"If you"re working from home with distance learners, our hearts go out to you! It"s really, really hard, but practice makes perfect. (Ha! We"re kidding.) Buckle up, exercise extreme PATIENCE, don"t be too hard on yourself, and take it one day at a time. Here are some tips to get you through the next few weeks of your new and unexpected normal. We send our love and sympathy! Take care and be gentle with yourself and others.
When possible, organize your work around your family"s needs and childcare opportunities. Save less critical tasks for times when distraction is likely, and reserve more high-stakes assignments for when you are distraction-free. If you share parenting and homeschooling responsibilities with a spouse, divide and conquerone works while the other parents, and vice versa.
Embrace a Relaxed Homeschooling Style
Roll with whatever each day might bring. Time often feels short when you"re working and homeschooling. If things don"t go the way you planned, make the most of what you are able to accomplish and pick up any dropped threads the following day.
Expect the Unexpected
Take regular breaks from your work to check on your child and assess how things are going. Expect interruptions and unanticipated shifts in priorities. The hot water heater will leak, the dog will get sick, the entire bin of beads will get tipped over, and you"ll discover you"re out of easy lunch optionsall in the same day! A big deadline will get moved up, your wifi will mysteriously stop working, and your inbox will be flooded with ASAP requests. Breathe, prioritize, give your child a big hug, and do the best you can. Some days will be harder, but some days will feel easier, too.
Manage Interruptions Proactively
How can family members best communicate with you to minimize distraction while you are working? For older children, a spiral notebook can be turned into an "Ask Me Later" book, where questions and thoughts can be written and kept safe until work time is over and you are able to address them. Teach them your parameters for urgent vs. non-urgent situations, and give them a helpful way to remember when it is okay to interrupt you during a focused work period. Remind everyone of how you would prefer they get your attention if it is unavoidable. (Stand at the door and wait for your attention? Say "Excuse me" Write a note on a slip of paper and hand it to you?) Of course, in a true emergency, all rules go out the window. Help your children understand how to tell when it really is a true emergency!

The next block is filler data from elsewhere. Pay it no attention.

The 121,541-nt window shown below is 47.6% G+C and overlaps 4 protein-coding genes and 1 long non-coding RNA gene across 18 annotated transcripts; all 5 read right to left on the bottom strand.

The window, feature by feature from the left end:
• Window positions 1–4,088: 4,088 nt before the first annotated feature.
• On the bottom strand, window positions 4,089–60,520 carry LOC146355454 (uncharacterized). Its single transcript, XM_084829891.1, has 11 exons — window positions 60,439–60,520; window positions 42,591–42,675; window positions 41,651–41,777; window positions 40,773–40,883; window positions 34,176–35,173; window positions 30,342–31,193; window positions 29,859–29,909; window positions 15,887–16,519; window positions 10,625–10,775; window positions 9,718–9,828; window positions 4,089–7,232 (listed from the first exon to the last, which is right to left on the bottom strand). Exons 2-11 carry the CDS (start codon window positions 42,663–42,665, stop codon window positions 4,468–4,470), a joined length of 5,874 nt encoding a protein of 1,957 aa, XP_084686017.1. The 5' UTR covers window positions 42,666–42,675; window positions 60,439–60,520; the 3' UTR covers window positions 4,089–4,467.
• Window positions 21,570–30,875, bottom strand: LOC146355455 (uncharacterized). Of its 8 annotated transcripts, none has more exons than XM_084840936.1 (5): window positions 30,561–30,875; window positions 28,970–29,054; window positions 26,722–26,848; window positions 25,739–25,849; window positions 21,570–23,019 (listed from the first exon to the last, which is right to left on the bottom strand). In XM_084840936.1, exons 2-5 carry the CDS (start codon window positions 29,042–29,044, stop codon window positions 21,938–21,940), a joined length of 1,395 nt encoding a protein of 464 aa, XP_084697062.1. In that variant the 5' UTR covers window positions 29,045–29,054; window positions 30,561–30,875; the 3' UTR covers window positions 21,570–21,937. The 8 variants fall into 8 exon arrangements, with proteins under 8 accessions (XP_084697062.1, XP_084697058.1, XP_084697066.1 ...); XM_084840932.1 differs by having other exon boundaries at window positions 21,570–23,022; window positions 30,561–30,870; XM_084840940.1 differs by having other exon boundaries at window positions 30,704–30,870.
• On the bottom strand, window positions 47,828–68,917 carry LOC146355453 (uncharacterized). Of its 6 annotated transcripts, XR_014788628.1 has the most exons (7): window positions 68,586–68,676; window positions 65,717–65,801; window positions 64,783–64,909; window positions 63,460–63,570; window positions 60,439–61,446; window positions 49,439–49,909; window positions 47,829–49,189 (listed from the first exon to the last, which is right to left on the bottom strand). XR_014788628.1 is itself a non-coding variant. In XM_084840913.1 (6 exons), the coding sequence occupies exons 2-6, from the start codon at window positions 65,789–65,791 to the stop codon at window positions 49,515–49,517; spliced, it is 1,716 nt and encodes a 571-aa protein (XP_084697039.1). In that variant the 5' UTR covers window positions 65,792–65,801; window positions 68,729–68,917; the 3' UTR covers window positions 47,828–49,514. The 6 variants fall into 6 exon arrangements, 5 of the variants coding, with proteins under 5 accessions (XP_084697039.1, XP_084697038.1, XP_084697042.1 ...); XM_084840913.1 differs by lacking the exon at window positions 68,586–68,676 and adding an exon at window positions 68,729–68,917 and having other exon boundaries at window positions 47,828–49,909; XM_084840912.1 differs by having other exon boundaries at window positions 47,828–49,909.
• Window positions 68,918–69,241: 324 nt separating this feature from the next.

Offer Your Attention & Presence Whenever You Can
When you are not working, be as fully present as possible with your children. Let them know that they are the priority during your non-work times and make the most of it for everyone involved. Celebrate when you are done working for the day. Put away your phone and laptop and go about the very important business of reconnecting as a family.
Communicate, Communicate, Communicate!
Calendars, homeschool planners, chore charts, and reminder lists can help ensure that everyone knows what to expect each day. At breakfast or dinner, check in about the upcoming day"s plan, so that everyone is on the same page about what needs to happen. Review the times when an adult will be available to help them and when they will need to be on their own. Discuss which tasks are expected to be done independently, without much or any adult help, and which may need a collaborative effort. Be clear about your expectations and encourage suggestions from all family members about how to make things go even more smoothly the following day."